‘Comic Book Men: Con Gone Wrong’ – Recap

Posted Monday, March 12th, 2012 09:00 pm GMT -5 by

Because AMC knows that there wasn’t nearly enough on last week’s episode, this week’s episode opens with Ming talking about the zombie apocalypse. Walt thinks that everyone would just get used to it and that people would only have to kill a zombie every now and then. Bryan asks Ming what he’d do if he came to work and there was a zombie Mike behind the counter. Ming says that he’d put Mike out of his misery, but Bryan asks how he’d know that the zombies were miserable. Ming assumes that’s how it is, and then Bryan says that in his own case you’d know since he says he’s miserable all the time.

In the studio for the podcast, Kevin asks the guys if they had to put together a superhero outfit for themselves, what would it include? Kevin says that he already wears a costume basically, which is pretty true. I don’t remember the last time I’ve seen him without a hockey jersey and shorts. Mike would want to wear a suit and a mask. Very classy. Walt wants shroud, then goes into extreme detail as to what else his outfit would include. Clearly he’s thought of this before.

Now in the Stash, Walt walks up to the guys and suggests that they take part in a comic book convention at an Elks Club in Howell, NJ on their day off to make some money for the store. Kevin then shares fond memories of the Elks Club cons that he’s been to and mentions the distinct aroma of the building. Walt says that that smell is the smell of America.

Bryan starts planting the idea of taking Walt’s spot in the hierarchy of the Stash in Mike’s head when a customer walks in with an Avengers 30th anniversary lithograph signed by George Pérez, who Walt says can make any costume, no matter how ridiculous, look badass. The customer is selling the piece to try to get to the San Diego Comic Con this year. The gang talks about how back in 1995, Stan Lee was the most famous person at the con, but now all of Hollywood comes out to the Mecca of Pop Culture. Mike says that he can’t put out an offer on behalf of the store, but he buys the poster for himself for $130.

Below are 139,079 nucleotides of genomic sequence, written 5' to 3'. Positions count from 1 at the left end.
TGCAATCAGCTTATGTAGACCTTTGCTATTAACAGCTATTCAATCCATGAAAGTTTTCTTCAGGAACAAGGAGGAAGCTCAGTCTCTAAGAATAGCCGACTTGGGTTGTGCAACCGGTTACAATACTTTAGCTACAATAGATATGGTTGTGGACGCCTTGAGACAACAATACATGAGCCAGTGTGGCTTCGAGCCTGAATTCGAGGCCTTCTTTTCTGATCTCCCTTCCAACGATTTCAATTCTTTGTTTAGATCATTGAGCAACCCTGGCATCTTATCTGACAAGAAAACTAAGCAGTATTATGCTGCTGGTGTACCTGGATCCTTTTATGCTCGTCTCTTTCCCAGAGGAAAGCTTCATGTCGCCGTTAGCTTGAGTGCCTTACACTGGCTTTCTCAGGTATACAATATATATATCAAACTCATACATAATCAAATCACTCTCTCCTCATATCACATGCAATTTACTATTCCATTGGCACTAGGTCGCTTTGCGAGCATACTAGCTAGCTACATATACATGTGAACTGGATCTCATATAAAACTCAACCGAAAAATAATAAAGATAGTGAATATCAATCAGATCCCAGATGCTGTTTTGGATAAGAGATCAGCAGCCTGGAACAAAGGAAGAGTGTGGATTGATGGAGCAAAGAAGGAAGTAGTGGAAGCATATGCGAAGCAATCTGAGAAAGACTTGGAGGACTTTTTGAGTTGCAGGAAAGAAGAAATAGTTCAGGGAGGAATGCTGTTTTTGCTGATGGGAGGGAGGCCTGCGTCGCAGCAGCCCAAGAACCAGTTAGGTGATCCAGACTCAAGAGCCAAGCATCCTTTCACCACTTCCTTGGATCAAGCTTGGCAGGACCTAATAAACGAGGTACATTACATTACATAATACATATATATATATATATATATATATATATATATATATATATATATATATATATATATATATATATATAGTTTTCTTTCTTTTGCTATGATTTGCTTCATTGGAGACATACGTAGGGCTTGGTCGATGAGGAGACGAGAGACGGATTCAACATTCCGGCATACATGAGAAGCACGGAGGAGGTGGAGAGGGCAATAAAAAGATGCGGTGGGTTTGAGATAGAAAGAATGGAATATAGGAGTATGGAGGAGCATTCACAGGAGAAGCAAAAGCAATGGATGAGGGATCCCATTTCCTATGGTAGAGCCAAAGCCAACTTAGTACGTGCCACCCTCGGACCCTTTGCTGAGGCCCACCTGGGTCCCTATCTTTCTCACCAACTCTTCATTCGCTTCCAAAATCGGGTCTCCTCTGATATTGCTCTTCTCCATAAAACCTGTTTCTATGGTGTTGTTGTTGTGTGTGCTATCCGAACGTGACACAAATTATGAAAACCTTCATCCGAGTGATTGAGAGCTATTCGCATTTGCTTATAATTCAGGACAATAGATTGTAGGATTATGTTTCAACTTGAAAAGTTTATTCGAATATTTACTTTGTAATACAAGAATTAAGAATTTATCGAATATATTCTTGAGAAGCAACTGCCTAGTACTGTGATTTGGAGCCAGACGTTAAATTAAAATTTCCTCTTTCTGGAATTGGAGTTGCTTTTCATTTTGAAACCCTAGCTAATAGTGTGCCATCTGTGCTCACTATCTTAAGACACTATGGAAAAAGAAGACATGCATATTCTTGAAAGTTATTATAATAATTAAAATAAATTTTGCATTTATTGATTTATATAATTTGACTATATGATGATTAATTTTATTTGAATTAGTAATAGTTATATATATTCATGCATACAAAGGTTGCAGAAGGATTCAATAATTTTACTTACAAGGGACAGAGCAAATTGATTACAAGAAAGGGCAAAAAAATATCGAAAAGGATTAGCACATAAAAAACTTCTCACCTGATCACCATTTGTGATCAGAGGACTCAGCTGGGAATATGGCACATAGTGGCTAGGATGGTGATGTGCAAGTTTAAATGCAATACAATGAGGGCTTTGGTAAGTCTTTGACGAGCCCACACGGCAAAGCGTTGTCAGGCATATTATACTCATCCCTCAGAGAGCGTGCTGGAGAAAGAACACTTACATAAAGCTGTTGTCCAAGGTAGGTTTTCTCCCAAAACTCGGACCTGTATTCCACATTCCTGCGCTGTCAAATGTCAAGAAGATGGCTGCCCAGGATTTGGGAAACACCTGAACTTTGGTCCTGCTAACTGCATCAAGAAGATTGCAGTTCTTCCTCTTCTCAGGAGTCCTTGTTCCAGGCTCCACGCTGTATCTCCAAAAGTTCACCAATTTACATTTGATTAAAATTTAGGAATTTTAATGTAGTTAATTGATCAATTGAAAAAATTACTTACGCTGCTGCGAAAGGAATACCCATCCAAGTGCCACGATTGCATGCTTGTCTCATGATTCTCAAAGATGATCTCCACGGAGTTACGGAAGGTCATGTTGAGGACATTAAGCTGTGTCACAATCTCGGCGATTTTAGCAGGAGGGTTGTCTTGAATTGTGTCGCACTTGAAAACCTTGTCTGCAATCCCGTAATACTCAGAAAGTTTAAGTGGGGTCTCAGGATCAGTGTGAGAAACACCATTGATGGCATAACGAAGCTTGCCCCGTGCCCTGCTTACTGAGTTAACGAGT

The day of the con has arrived and the guys start packing up merchandise to sell. They start packing up some Kevin Smith/View Askew stuff, comics, t-shirts, a Boba Fett backpack (that I might have to go to the Stash and buy myself), and other various items. Once they fit as much as they could in their mini van, they hit the road. In the van, they talk about hypothetical superhero battles, including Mr. Fantastic vs Plastic Man and Ant-man vs. The Atom.

The Punisher: Murdering scumbag?

A customer comes in looking to get a few things priced. The first item he puts before the guys is Punisher #2 from 1986. Mike brings up how he doesn’t like The Punisher because he’s a “murdering scumbag”. Surprised by Mike’s statement, a mini-debate is sparked as to whether or not Punisher is a hero. As a compromise, Mike says that he’s an anti-hero, and they get back to the sale. The book is in poor condition. If it was in mint condition, Mike says that it would be $50, but in the condition it’s in $2-$3 tops. The next item that the customer breaks out is a photocopy of the original character sketch of the punisher by John Romita, Sr. Walt offers $10 for both, but the customer isn’t into it and leaves.

Back on the road, Walt starts a ‘Star Wars’ vs. ‘Star Trek’ discussion, pitting Ming versus Mike. He tells them to form a team for each side and they’d decide who was superior. Mike assembles Spock, Kirk, Data, and Worf to face Ming’s team of Luke Skywalker, Obi-wan Kenobi, Darth Vader, and Boba Fett. Walt rules that as villains, Vader and Boba would betray their team, causing the ‘Star Wars’ team to lose. They arrive at the lodge and walk into the Elks Club, but the con was cancelled without informing them.

Bryan asks Walt if Kevin called and said a superhero wanted to work at the Stash, who would be acceptable? Walt says no to Aquaman and Batman, whose broody nature makes him a “more muscular Bryan” apparently, but he says yes to Green Lantern since when the ring is off, he’s a normal guy. Walt settles on Superman as a final answer when a customer comes in with a Catwoman Barbie from the Halle Berry film. The guys talk about their favorite Catwomen, like Lee Meriwether, Eartha Kitt, and Michelle Pfiffer. Ming says that he has no problem with the newer Catwoman, despite the similarities to a dominatrix, and he would give the doll to his daughter. The gang points out that Ming’s logic is super flawed, and Kevin says that that isn’t the first image of Catwoman that he’d want to give to his daughter. The customer is looking for $50, but Ming offers $5. The highest Ming goes is $10 and she says that she’ll take it just to get out of there. Now that Ming has a questionable present for his daughter, Walt is curious to see how that will play out.